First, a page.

Summer is the season to get outside and soak up the sunshine. But it's important to prepare for outdoor activity. Here are helpful tips to keep you and your family and friends safe all season from the sun, poisonous plants and bug bites.
Sun Protection Tips
Skin cancer is the most common cancer in America. It affects an estimated one in five Americans in their lifetime, according to the Centers For Disease Control and Prevention (CDC). Most skin cancer is caused by extended exposure to ultraviolet (UV) light from sunshine, tanning beds and sunlamps. Take the following steps to protect yourself from sun damage:
- Always use a broad-spectrum sunscreen with an SPF value of 15 or higher.
- Avoid surfaces that reflect light, including water, sand and concrete.
- Limit your exposure, especially from 10 a.m. to 2 p.m. when the sun is at its most intense.
- Wear protective clothing, including long sleeves, hats, pants and sunglasses.
Use Sunscreen Effectively
The Food and Drug Administration (FDA) recommends using broad-spectrum sunscreen to block harmful UV light. To get the most protection from your sunscreen:
- Apply sunscreen with an SPF value of 15 or higher 15 minutes before going outside.
- Don’t expose your sunscreen to direct light. When outside, wrap the container in a towel, keep it in the shade or put it in a cooler.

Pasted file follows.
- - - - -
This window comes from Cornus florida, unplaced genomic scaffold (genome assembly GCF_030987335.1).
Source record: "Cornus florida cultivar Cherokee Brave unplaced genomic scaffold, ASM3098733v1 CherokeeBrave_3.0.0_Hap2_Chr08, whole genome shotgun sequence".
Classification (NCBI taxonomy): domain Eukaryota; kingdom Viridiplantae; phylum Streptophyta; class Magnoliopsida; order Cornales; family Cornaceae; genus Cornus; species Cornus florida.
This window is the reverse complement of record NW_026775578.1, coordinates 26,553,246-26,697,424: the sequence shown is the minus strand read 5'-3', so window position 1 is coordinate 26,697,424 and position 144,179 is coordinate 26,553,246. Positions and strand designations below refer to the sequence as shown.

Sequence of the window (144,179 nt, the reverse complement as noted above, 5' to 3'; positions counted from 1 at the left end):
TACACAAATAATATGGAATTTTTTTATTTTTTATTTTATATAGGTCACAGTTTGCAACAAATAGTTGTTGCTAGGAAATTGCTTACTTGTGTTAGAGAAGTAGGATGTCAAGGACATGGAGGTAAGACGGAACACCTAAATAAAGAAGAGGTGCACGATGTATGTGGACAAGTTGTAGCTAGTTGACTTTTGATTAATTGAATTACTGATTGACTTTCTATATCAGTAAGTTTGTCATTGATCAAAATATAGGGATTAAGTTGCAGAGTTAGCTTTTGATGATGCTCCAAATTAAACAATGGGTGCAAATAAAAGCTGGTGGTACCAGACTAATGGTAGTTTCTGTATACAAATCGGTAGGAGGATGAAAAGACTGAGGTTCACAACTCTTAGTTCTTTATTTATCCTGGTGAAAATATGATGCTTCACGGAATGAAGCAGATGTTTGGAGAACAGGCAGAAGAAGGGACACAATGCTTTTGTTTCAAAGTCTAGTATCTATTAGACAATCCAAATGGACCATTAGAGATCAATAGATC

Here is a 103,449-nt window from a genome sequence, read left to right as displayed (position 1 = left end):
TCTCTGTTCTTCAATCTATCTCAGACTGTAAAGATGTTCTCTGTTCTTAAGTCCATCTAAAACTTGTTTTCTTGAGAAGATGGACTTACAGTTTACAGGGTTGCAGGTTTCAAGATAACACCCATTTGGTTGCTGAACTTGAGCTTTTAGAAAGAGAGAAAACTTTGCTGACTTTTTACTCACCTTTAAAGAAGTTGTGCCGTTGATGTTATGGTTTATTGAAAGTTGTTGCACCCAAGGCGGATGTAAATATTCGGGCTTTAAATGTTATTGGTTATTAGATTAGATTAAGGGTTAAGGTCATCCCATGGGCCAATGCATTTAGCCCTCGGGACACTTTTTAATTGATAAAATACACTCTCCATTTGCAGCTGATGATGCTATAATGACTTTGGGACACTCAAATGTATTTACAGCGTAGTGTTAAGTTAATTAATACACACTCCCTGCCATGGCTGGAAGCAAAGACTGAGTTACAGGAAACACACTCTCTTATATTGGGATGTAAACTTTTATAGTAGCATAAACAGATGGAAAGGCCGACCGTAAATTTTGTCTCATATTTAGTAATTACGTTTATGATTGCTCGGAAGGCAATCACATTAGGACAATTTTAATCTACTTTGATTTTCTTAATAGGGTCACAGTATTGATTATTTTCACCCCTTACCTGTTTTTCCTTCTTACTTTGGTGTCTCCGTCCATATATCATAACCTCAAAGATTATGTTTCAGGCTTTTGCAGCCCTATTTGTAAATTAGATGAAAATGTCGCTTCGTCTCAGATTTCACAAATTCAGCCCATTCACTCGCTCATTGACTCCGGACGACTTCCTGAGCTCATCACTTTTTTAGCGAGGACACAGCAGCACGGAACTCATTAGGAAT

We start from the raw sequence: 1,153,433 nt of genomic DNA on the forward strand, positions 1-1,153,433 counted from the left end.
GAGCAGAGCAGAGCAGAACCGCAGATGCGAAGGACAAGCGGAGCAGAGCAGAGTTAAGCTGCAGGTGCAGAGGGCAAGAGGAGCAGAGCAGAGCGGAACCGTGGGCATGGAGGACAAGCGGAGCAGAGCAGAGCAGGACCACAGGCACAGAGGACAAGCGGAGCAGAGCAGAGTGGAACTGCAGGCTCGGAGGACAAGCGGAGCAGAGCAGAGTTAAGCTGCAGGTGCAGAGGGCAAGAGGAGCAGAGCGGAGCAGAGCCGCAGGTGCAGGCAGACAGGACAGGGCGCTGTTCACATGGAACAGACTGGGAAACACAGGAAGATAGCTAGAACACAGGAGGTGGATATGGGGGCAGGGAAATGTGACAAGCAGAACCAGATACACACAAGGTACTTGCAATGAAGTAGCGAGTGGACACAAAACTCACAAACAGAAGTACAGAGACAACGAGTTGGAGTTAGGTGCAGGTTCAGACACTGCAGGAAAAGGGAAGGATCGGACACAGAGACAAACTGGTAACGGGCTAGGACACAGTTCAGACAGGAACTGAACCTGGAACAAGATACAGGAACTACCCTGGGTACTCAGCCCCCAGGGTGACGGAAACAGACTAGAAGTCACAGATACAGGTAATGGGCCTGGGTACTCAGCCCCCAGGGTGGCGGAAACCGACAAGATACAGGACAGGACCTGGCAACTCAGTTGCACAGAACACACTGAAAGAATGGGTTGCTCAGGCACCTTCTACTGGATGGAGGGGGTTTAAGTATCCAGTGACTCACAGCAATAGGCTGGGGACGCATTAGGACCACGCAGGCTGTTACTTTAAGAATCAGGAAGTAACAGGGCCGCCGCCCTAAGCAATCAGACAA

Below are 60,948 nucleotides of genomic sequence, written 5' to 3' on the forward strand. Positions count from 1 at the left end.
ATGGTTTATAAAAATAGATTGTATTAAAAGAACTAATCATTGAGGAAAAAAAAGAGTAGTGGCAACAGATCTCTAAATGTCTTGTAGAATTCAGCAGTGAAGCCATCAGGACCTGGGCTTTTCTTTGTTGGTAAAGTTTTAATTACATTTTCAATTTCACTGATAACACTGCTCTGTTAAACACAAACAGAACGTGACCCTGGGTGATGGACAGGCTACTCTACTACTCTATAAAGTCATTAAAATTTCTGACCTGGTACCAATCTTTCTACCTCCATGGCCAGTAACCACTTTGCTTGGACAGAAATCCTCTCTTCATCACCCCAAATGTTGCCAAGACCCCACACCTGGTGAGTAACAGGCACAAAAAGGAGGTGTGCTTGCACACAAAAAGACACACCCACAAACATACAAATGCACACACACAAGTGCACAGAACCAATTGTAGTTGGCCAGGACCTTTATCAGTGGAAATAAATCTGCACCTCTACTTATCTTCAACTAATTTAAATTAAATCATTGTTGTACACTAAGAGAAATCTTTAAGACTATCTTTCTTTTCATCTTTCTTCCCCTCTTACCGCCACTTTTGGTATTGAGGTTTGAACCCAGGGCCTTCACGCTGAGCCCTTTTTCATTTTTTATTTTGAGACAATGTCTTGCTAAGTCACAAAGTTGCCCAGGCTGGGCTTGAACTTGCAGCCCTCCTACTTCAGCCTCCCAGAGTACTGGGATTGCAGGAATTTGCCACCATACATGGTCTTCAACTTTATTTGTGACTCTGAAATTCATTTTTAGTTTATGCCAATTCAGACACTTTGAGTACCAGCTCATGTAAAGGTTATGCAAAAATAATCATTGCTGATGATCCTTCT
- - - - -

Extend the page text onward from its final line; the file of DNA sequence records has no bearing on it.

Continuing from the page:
- Reapply sunscreen every two hours or more frequently if you're swimming or sweating excessively.
- Use liberal amounts of sunscreen to ensure adequate coverage on your face and body.
"Leaves of three let them be" is worth remembering when you’re spending more time outdoors. Poison ivy, oak and sumac contain an oily sap called urushiol that causes a severe rash, itching and blisters that ooze clear fluid.
To prevent an allergic reaction to summer’s poisonous plants:
- Avoid contact with plants that typically cause allergic reactions, such as poison ivy, oak and sumac.
- Remove and wash all clothing that comes into contact with your clothing or the plant.
- Thoroughly wash your skin and scrub under your fingernails with soap and water after contact with poisonous plants.
Oatmeal baths, oral medication and anti-itch creams and ointments can help reduce the symptoms of an allergic reaction and make them more tolerable. Call your physician if your rash spreads, worsens or shows signs of infection such as redness, pain or swelling.
Insect Bites and Stings
An ant invasion at a picnic ,or mosquitos swarming a barbecue cookout, can ruin even the most perfect summer day. Use these tips to protect yourself from bee stings and bug bites.
- Avoid areas where mosquitos breed, such as ponds, standing water or swimming pools.
- Carry an emergency epinephrine kit if you experience allergic reactions to insect bites and stings.
- Use insect repellant that contains between 10% and 30% DEET.
- Wear protective clothing when outdoors.
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